Why We Can't Sleep: Women's New Midlife Crisis
I eagerly snatched this book up, hoping it would offer a magic cure-all for the 4:00 a.m. insomnia that plagues me on a regular basis. Instead, I found solace and comfort, if not in a full eight hours, in the fact that I wasn’t alone in staring into the dark in the middle of the night, brain on a carousel, getting pissed and feeling miserable. About most everything. It all makes sense now: I’m not an anomaly or a sleepless loner, I’m part of a larger pattern, a cycle created by the culture of a certain generation — Generation X. Why We Can’t Sleep gives hope and validation and takes away some of the worry. Although this book is specific to Gen Xers, I think their Baby Boomer parents and their Millennial children will also benefit from reading this fascinating generational study.
A generation-defining exploration of the new midlife crisis facing Gen X women and the unique circumstances that have brought them to this point, Why We Can't Sleep is a lively successor to Passages by Gail Sheehy and The Defining Decade by Meg Jay.
When Ada Calhoun found herself in the throes of a midlife crisis, she thought that she had no right to complain. She was married with children and a good career. So why did she feel miserable? And why did it seem that other Generation X women were miserable, too?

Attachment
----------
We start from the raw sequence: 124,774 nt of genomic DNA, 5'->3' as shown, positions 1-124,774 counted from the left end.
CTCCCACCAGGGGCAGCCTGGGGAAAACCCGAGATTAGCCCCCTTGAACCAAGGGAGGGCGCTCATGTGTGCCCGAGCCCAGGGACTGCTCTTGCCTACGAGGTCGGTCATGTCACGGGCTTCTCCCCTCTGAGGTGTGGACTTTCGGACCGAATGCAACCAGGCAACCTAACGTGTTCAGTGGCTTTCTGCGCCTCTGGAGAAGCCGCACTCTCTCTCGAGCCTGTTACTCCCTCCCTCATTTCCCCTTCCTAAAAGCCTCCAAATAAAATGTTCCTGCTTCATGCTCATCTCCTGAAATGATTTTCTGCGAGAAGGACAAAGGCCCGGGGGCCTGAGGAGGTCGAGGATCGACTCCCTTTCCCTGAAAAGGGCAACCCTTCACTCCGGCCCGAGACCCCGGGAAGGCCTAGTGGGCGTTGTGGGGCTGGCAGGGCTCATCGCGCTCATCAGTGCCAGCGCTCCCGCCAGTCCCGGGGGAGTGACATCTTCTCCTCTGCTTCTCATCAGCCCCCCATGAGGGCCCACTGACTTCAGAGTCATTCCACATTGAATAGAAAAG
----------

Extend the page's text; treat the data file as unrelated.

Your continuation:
Calhoun decided to find some answers. She looked into housing costs, HR trends, credit card debt averages, and divorce data. At every turn, she saw a pattern: sandwiched between the Boomers and the Millennials, Gen X women were facing new problems as they entered middle age, problems that were being largely overlooked.
Speaking with women across America about their experiences as the generation raised to "have it all," Calhoun found that most were exhausted, terrified about money, under-employed, and overwhelmed. Instead of being heard, they were told instead to lean in, take "me-time," or make a chore chart to get their lives and homes in order.
In Why We Can't Sleep, Calhoun opens up the cultural and political contexts of Gen X's predicament and offers solutions for how to pull oneself out of the abyss--and keep the next generation of women from falling in. The result is reassuring, empowering, and essential reading for all middle-aged women, and anyone who hopes to understand them.